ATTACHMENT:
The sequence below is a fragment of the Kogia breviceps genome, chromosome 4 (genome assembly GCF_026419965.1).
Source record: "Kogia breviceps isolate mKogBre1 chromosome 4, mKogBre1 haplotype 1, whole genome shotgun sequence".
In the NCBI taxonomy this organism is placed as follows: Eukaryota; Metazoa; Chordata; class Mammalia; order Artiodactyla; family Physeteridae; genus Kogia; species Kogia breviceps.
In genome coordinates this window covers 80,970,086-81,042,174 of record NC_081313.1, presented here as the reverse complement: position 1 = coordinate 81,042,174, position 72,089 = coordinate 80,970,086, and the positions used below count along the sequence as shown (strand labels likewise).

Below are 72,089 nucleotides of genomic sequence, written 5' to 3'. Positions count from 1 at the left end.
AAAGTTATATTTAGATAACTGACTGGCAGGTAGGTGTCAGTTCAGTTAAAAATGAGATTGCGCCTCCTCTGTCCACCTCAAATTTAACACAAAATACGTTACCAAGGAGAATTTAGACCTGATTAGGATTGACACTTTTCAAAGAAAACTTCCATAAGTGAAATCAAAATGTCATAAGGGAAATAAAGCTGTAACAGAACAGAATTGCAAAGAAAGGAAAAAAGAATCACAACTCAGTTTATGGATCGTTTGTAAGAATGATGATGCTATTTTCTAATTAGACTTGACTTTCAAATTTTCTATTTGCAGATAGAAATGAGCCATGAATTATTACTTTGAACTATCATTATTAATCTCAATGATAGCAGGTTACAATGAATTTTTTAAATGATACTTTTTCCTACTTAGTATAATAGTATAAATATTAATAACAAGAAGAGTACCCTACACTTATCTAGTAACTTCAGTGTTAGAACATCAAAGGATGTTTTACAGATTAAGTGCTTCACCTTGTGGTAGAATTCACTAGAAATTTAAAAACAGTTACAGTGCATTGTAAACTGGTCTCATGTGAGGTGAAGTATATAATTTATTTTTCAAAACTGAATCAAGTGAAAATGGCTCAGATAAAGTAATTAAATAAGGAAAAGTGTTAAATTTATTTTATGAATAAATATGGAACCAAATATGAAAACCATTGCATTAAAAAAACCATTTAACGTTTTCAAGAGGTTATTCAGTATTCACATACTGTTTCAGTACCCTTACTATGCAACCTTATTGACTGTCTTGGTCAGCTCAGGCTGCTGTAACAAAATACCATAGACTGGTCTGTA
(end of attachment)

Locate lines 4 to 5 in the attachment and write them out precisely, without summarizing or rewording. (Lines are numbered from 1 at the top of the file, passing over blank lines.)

In genome coordinates this window covers 80,970,086-81,042,174 of record NC_081313.1, presented here as the reverse complement: position 1 = coordinate 81,042,174, position 72,089 = coordinate 80,970,086, and the positions used below count along the sequence as shown (strand labels likewise).

Below are 72,089 nucleotides of genomic sequence, written 5' to 3'. Positions count from 1 at the left end.